The second week of “Lighten Up” is coming to an end, and today I’m going to discuss what to do with unwanted weapons, particularly firearms.
Without getting political or controversial, I want to acknowledge that sometimes people have firearms that they no longer wish to own. Maybe you have inherited a gun, or someone who used to live with you left one behind. It’s also possible that you have an old firearm that you no longer trust to safely use, or you’ve had a change in lifestyle (e.g., now have small children in the house), and you have decided to get rid of it.
Depending on where you live, your type of firearm, and your history with the weapon, getting a firearm safely to a drop-off location can be tricky.
Here in CT, the wisest approach is probably to take the unwanted weapon to the police station and turn it in. Only the person licensed to carry the weapon should transport it (i.e., don’t ask your brother or friend to take it in for you). Remove any ammunition from the weapon before transportation. Also, it is a good idea to call ahead to the police station and let them know you are bringing a weapon in for surrender. After all, showing up unannounced at a police station wielding a weapon could give the wrong impression.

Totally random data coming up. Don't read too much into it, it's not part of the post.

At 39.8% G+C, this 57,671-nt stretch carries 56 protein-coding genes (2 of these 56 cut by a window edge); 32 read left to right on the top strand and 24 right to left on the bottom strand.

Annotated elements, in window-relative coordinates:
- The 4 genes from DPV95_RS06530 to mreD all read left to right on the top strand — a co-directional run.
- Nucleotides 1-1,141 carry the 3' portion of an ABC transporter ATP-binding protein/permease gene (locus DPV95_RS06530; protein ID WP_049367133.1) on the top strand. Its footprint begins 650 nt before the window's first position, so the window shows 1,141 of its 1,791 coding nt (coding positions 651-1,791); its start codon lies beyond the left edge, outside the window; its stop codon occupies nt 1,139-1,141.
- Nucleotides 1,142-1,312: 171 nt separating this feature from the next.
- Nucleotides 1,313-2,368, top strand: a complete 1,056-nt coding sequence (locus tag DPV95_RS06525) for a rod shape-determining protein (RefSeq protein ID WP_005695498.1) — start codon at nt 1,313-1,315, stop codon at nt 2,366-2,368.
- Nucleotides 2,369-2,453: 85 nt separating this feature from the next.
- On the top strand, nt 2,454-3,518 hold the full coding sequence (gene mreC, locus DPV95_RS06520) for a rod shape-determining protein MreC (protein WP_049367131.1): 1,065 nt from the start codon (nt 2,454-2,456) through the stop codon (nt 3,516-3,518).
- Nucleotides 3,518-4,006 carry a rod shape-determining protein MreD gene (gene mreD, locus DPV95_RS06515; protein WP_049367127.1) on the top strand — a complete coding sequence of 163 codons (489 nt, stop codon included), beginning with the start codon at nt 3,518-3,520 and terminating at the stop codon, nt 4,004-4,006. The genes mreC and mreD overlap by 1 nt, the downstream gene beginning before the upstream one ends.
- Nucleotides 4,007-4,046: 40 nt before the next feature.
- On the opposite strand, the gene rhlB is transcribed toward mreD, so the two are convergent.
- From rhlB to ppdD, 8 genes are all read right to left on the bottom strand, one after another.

Another option is to keep an eye out for local take-back events. Police stations periodically host these occasions, taking the weapons with no questions asked. This can be handy if you have a weapon for which you have no license.
Some local or state-level museums may have the authority to accept donated guns, especially historical pieces. Other types of businesses such as a licensed firearm dealer may also be able to accept your donated gun. So long as the gun fits the licensed dealer’s FFL (Federal Firearms License), there should be little problem. Procedures for handling firearms vary drastically by state, so be sure to consult your local law enforcement agency before proceeding.
For more information on options for donating, selling, and destroying firearms, you might want to check out Fastbound, a firearms compliance software.
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I am not an expert on this topic, but hopefully these tips can get the ball rolling if you’ve been wanting to take move forward in disposing of unwanted firearms.
Do you have any tips that might be helpful on this one?